According to International Data Corporation, that number is expected to hit $97.9 billion by 2023, a compound annual growth rate of 28.4%. These numbers present an enormous opportunity for entrepreneurs looking to build AI startups.


Saar Yoskovitz, CEO of Augury, says, “Every company needs to leverage AI. It has become another layer in the tech stack.” Still, the AI startup journey isn’t easy.


Barriers AI startups are facing and how to overcome them


  • Finding the right product-market fit is extremely challenging

AI models require a lot of customization, even within the same industry.


  • AI startups need high-quality datasets

For a new startup, this is a chicken-and-egg problem and not easy to overcome.

Saniya Shah, CEO and co-founder of Pilota, stresses the importance of proprietary datasets, “This is what makes your business defensible and attractive to investors. Almost every investor has asked us where our data comes from and what would stop others who can access this data from replicating what we do. So when creating a business centered around AI, it is extremely important to make sure that your data is proprietary and you are not just building a business on analyzing public datasets.”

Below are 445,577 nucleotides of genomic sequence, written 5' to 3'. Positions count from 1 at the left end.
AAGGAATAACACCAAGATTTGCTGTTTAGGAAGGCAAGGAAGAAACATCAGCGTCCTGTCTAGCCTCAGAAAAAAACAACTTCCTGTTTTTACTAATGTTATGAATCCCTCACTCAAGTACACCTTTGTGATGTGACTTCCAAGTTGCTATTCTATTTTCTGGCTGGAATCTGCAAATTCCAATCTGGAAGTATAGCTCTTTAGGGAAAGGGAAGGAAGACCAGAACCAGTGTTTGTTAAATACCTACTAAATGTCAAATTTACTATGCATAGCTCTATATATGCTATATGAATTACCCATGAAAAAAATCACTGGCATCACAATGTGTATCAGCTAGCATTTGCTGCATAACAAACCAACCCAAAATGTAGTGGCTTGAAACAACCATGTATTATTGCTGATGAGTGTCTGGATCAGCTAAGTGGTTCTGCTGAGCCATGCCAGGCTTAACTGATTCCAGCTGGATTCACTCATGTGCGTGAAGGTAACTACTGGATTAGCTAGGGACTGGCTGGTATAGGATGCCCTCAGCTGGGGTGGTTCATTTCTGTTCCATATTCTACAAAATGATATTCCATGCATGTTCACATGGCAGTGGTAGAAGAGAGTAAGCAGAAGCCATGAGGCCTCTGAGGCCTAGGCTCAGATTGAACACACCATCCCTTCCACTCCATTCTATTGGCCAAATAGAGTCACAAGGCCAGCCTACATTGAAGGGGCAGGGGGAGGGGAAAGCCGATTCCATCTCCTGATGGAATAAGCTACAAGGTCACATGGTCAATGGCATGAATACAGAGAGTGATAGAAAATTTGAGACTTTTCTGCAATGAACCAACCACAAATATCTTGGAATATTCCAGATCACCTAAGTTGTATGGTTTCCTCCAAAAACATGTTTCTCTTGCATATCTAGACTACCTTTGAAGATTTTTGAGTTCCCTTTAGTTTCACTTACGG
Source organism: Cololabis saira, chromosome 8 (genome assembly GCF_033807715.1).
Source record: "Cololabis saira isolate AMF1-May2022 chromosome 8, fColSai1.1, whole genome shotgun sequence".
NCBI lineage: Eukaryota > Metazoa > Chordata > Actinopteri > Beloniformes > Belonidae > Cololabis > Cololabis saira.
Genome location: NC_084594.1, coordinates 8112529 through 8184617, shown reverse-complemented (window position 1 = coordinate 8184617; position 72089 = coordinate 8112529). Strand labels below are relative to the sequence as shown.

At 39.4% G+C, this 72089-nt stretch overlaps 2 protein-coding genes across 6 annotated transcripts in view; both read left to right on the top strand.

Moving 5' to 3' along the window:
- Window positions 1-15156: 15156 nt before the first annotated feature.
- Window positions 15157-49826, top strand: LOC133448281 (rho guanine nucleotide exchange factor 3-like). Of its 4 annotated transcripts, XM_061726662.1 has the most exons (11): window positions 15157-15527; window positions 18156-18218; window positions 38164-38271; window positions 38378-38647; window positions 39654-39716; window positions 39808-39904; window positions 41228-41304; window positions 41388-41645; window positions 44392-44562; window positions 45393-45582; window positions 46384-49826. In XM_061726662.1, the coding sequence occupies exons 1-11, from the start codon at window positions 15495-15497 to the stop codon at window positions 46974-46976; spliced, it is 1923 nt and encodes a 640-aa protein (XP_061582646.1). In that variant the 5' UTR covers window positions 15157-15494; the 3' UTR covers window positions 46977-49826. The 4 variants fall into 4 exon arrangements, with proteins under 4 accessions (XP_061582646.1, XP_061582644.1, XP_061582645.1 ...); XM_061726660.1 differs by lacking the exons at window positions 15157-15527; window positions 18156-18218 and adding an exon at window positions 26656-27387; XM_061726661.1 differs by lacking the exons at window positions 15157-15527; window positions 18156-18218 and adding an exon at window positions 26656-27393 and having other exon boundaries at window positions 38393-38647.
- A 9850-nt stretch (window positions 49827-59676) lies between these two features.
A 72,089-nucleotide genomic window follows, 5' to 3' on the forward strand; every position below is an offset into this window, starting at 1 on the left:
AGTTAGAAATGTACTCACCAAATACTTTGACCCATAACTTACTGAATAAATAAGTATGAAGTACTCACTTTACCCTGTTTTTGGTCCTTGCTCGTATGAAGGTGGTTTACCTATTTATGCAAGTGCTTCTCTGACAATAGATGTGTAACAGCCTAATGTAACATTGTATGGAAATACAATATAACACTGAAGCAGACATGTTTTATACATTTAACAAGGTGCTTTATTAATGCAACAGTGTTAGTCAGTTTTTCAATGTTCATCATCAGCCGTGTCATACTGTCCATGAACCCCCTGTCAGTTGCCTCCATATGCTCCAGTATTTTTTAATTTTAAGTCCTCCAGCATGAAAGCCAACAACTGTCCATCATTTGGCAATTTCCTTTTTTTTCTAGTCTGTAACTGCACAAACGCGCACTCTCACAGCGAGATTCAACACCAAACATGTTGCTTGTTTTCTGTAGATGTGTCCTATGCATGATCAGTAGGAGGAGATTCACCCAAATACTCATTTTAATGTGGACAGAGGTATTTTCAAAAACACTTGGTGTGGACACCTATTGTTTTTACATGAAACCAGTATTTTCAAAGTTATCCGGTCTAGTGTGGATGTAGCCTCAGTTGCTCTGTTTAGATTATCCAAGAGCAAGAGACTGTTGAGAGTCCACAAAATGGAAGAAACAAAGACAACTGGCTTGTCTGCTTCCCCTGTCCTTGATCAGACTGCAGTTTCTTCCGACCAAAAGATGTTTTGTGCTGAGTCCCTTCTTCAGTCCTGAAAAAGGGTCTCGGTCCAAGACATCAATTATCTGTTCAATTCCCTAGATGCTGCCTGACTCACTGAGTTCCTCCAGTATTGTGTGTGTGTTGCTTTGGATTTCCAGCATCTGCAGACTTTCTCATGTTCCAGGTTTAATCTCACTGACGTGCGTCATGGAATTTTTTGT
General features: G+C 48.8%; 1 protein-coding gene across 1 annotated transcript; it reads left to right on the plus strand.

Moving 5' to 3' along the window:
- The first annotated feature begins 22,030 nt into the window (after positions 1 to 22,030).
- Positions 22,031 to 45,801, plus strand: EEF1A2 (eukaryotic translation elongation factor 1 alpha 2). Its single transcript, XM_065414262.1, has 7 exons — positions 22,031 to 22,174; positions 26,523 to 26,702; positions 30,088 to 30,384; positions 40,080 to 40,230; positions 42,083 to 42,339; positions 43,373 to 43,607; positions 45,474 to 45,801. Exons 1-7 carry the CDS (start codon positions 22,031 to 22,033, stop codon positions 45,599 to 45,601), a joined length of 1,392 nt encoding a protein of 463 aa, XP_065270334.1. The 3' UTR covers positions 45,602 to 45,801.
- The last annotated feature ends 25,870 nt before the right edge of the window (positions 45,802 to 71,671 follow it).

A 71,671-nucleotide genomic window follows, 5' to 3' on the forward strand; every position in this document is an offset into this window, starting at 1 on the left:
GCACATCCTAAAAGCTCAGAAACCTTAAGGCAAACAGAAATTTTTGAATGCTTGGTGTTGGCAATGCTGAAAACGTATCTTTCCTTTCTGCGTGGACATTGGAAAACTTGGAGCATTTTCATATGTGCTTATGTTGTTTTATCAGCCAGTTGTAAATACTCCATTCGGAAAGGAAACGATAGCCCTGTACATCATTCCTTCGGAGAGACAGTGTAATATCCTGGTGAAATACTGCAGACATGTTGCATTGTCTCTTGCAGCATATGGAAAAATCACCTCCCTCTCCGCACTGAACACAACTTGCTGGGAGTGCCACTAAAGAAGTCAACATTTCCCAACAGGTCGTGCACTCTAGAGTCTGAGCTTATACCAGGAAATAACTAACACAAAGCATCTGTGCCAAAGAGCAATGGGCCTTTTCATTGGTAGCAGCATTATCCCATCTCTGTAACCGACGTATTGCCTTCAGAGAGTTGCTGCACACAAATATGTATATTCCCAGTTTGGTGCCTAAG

• Convincing investors of the results from the AI application

Jay Srinivasan, CEO and co-founder of atSpoke, says, “Investors are interested in startups that are building tailored AI solutions for previously unsolvable problems. So focus on areas where there are many inefficiencies and repetitive human processes, such as call centers and back-office paperwork processing.”


Startups need to convince investors that their tool makes a real difference, not just a minor improvement.


  • Convincing customers to adopt the AI solution

Many customers are still suspicious of the power of AI, and the fact that some models are too complex and opaque doesn’t help.


Vasiliy Buharin, Associate Director of Product Innovation at Activ Surgical, says, “Know your customer. You may have the algorithm to solve the worst LA traffic or shorten airplane boarding time 10-fold. But if the solution requires people to behave like pre-programmed automatons, it will never be adopted, and your company will fail. Your customer has a certain way of doing things.”